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Henri de Toulouse-Lautrec: The court painter of the Moulin Rouge

By Stephen Eaker

Au Moulin Rouge

Born into an aristocratic and wealthy family, Toulouse-Lautrec would become one of the greatest post-impressionist painters and a powerful force and influence for future artists such as Picasso and Modigliani.

“Henri de Toulouse-Lautrec:
The Court Painter of
the Moulin Rouge”
Wed, Apr 23, 4:30pm and 6:30pm
La Ostra Roja
A Casa Verde Annex
San Jorge 45
Colonia San Antonio
130 pesos
Please make your reservations as early as possible
121-1026 or

Lautrec was born a weak child with congenital health conditions that were due to the tradition of inbreeding within aristocratic families. Lautrec’s parents were first cousins and his grandmothers were sisters. At the age of 13, he broke his right thighbone and, at 14, his left. The breaks did not heal properly and his legs ceased to grow, they were less than 28 inches in length at adulthood. When fully grown, he was about five feet  tall and odd in appearance. He possessed the upper torso of a grown man and the legs of a child. His biographers often described him as ugly, with a thick nose, fleshy lips and a beard that did not grow straight down but straight out.

Along with his odd appearance came an incredible ability to draw. His natural ability coupled with studying under various respected painters resulted in a giant of an artist within his small and deformed frame. When he was in Paris, he seldom left Montmartre. The cabarets, dance halls and brothels were his haunts and playgrounds. His artwork captured the characters and times of Montmartre at the end of the 19th century and its sultry and seedy air. When the Moulin Rouge opened its doors, Lautrec was commissioned to do a poster. Inspired by Japanese woodblocks, he ended up revolutionizing the graphic art of posters with his iconic creations. Afterward, there was always a table reserved for him and his paintings of the dance hall with their wild and risqué dancers, like Zidler’s famous “Diamond Dogs,” adorned the walls.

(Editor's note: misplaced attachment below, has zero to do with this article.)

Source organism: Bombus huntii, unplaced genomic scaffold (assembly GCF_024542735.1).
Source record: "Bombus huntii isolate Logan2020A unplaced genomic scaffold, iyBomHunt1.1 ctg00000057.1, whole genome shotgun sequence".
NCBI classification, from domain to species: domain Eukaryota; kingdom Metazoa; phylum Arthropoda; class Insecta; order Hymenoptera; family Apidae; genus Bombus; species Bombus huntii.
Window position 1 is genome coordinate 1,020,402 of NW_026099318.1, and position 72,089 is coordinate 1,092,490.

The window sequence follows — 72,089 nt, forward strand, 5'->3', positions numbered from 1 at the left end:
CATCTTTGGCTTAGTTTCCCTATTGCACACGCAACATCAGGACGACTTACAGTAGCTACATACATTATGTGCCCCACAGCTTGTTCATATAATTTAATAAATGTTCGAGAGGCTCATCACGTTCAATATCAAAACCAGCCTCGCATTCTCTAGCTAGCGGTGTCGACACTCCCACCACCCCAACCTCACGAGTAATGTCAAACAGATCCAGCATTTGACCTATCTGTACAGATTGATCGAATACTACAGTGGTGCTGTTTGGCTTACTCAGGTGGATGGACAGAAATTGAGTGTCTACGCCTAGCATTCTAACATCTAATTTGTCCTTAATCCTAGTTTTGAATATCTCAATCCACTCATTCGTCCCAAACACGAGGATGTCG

Often ridiculed for his shortness and odd looks, he took to alcohol, a means to escape and drown his sorrows. His drinking escalated rapidly and with absinthe, the effects of his alcoholism became serious. He contracted syphilis too, and his health deteriorated quickly. He suffered a stroke and died at the family estate at the age of 36. However, his paintings, lithographs, posters and drawings started a whole new generation of painters.


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